More sanctions were announced on Monday but critics say they do not go far enough, reports ITV News Political Editor Robert Peston
New laws designed to tackle “dirty money” hidden in the UK have cleared the House of Commons, amid calls for ministers to go further on seizing oligarchs’ assets.
The Economic Crime (Transparency and Enforcement) Bill received an unopposed third reading after it was rushed through the Commons on Monday.
Reforms contained in the Bill have faced months of delays and only moved up the government’s list of priorities following Russia’s invasion of Ukraine.
They will undergo further scrutiny in the House of Lords, with business minister Paul Scully committing the government to making further amendments to deal with concerns over potential loopholes in the Bill.
These include on dealing with what Conservative former leader Sir Iain Duncan Smith labelled a “back door” to those hoping to avoid reporting requirements under the new register of overseas entities.
The legislation is set to establish a new register of overseas entities requiring foreign owners of property in the UK to declare their true identity.
The register would need to be updated each year and punishments for failing to declare details, or submitting false information, would result in the asset being frozen and it cannot be sold or rented out.
The Bill states an offence is committed if a person acts “knowingly or recklessly” when submitting false information to the register, although Sir Iain and others warned this could set the threshold too high and not result in any court action.
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It comes after Prime Minister Boris Johnson added his voice to calls to wean Europe off Russian energy in order to further squeeze Moscow's finances.US Secretary of State Antony Blinken said over the weekend that Washington was in “very active discussions” with European allies over energy sanctions amid calls from Ukrainian President Volodymyr Zelensky for tougher action.
His comments saw gas prices surge by more than 70% to a new all-time high, while the cost of oil reached its highest level for 14 years.
But following talks in Downing Street with the prime ministers of Canada and the Netherlands, Mr Johnson called for a “step-by-step” approach as European countries weaned themselves off Russian hydrocarbons.
In the UK, he said ministers were looking at the possibility of using more oil and gas from British sources – although he insisted this did not mean abandoning its commitment to reducing carbon emissions.
When the Ukrainian president addresses MPs on Tuesday, he's likely to call for tougher measures, including a no-fly zone, says Political Editor Robert Peston
“It is completely the right thing to do to move away from dependence on Russian hydrocarbons, but we have to do it step by step,” Mr Johnson told a joint news conference.
“We have got to make sure we have substitute supply. One of the things we are looking at is the possibility of using more of our own hydrocarbons
“That doesn’t mean we are in any way abandoning our commitment to reducing CO2, but we have got to reflect the reality that there is a crunch on at the moment. We need to increase our self-reliance.”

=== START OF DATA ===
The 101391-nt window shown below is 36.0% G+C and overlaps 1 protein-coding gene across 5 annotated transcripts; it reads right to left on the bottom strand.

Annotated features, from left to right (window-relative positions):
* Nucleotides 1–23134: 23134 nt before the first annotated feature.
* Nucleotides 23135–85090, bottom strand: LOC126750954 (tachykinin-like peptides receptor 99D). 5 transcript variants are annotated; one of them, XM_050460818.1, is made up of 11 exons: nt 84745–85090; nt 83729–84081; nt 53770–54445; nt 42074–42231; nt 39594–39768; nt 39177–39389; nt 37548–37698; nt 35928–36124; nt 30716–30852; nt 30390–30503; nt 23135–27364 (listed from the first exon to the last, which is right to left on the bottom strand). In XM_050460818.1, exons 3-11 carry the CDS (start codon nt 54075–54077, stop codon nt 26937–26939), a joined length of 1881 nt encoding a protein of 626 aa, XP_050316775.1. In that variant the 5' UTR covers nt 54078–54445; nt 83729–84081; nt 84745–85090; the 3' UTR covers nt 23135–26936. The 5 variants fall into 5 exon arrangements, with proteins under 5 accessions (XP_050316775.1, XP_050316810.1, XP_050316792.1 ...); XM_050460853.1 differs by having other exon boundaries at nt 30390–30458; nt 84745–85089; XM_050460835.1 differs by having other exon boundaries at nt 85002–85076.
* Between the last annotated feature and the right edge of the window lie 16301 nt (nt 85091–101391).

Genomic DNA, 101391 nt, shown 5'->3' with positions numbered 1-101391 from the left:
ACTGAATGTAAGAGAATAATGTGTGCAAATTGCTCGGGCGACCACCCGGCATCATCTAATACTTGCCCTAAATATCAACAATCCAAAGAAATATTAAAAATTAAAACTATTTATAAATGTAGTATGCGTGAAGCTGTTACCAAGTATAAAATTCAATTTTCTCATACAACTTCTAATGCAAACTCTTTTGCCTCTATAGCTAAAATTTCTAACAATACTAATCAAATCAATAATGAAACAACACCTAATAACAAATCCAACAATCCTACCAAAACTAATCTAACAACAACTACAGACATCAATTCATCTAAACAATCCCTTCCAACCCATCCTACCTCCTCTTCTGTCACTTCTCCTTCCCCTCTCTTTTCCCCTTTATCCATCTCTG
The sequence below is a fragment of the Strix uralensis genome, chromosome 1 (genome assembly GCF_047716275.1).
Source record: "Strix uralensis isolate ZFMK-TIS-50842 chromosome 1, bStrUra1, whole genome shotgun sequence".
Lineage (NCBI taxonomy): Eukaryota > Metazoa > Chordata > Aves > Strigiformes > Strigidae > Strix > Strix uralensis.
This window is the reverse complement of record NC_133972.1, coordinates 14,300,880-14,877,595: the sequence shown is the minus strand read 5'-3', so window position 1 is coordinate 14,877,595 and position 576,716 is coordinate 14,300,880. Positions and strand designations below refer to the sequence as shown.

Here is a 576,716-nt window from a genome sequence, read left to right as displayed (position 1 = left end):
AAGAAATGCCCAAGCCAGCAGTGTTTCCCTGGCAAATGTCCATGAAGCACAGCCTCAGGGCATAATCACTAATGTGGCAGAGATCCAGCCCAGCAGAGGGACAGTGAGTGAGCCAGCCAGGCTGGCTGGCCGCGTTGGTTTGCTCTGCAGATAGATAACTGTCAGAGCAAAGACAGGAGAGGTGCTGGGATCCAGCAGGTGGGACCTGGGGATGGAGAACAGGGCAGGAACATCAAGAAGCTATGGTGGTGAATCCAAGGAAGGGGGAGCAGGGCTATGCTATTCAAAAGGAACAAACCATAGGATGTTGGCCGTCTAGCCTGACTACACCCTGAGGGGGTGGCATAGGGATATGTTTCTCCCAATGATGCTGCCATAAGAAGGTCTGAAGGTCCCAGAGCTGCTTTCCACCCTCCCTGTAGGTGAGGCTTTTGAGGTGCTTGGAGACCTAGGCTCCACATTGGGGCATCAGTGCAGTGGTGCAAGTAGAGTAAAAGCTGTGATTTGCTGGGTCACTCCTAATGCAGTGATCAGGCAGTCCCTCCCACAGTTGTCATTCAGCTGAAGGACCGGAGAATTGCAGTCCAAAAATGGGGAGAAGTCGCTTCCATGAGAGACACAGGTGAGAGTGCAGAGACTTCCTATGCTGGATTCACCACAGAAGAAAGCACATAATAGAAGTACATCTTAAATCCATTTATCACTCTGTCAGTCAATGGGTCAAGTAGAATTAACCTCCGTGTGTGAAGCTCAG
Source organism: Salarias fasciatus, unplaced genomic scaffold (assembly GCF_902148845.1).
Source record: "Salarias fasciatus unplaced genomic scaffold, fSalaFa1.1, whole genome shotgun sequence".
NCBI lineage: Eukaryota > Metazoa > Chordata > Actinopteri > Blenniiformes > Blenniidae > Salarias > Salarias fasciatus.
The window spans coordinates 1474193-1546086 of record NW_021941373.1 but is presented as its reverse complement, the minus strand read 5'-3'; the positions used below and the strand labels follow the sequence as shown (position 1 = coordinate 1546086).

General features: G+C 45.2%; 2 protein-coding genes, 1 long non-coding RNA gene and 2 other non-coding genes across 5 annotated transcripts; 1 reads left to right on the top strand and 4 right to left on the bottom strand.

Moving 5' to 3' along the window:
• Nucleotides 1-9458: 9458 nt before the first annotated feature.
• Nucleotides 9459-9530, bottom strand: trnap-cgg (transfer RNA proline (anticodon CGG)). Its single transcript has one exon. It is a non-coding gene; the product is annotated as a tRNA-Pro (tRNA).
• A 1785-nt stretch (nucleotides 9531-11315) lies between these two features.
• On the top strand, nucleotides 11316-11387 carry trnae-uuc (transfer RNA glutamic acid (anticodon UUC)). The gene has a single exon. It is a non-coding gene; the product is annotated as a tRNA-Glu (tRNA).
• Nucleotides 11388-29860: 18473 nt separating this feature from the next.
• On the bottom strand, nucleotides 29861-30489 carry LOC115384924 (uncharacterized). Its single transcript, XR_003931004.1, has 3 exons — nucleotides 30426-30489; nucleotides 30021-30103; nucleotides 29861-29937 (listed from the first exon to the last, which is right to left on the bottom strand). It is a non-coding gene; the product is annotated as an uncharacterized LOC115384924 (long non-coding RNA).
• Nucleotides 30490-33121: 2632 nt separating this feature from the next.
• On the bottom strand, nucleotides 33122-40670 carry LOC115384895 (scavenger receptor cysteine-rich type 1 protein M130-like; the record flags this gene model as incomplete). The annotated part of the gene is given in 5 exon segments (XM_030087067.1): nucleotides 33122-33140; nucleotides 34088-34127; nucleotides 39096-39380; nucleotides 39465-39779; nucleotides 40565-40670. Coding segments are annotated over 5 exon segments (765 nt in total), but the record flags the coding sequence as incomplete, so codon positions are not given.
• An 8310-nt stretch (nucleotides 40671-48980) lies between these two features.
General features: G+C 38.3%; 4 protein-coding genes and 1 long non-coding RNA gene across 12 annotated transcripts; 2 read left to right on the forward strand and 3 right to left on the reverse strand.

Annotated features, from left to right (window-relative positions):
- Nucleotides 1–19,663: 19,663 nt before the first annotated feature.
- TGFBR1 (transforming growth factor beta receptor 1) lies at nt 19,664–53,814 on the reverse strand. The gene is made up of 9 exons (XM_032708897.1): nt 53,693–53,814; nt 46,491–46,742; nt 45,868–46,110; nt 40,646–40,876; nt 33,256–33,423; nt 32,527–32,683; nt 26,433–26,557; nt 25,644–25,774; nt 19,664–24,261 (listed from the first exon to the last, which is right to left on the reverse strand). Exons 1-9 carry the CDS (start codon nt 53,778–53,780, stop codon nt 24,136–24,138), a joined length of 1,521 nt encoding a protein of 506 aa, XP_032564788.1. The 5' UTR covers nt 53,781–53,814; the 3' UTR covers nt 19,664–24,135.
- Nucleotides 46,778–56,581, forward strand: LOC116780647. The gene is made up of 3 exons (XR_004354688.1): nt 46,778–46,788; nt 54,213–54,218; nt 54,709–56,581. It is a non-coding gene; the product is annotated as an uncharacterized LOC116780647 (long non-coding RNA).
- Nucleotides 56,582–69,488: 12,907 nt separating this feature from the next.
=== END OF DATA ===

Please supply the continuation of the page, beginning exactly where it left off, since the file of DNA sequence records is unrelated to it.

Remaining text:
Dutch premier Mark Rutte warned that if countries moved too quickly to ban Russian oil and gas, it could backfire with “enormous consequences”.
He added: “Here we should not make a mistake. We have to make sure that they don’t generate unmanageable risks to energy supply in European countries and beyond, including Ukraine.”
Mr Johnson described the Russian president's tactics as "repugnant" and vowed that additional sanctions against Moscow would be implemented.
“The president of Russia is plainly doubling down," he said during the conference, which included the Canadian Prime Minister Justin Trudeau and Dutch Prime Minister Mark Rutte. “He has decided that he is going to continue with an all-out onslaught on centres of habitation in a way that we think is utterly repugnant. “It’s clear that we’re going to have to do more.”
Further sanctions were also revealed at the press conference, with Mr Trudeau announcing fresh measures against 10 individuals "complicit" in the "unjustified invasion" of Ukraine.
The announcements came on the twelfth day of the bloody Russian war in Ukraine, which has seen 364 Ukrainian civilians killed so far, according to the UN human rights office. However the true death toll is expected to be far higher.
Russian forces are reported to have continued to hit some areas with rockets, despite the announcement of humanitarian corridors being set up to allow civilians to flee besieged Ukrainian areas.
Rescuers said they were extinguishing fires in residential areas after soldiers opened fire on the city of Mykolaiv, some 298 miles south of the capital of Kyiv, Ukraine’s General Staff said on Monday.
The deteriorating security situation has heightened the urgency to assist those trying to flee Ukraine, with Mr Johnson acknowledging the UK government needs to do “even more” to help refugees after criticism that a low number of visas had been approved.
On Monday, the Home Office confirmed more than 17,700 visa applications had been made, of which 300 had been granted so far.He said the UK will give £175 million of aid to Ukraine, saying it takes its total commitment to nearly £400 million.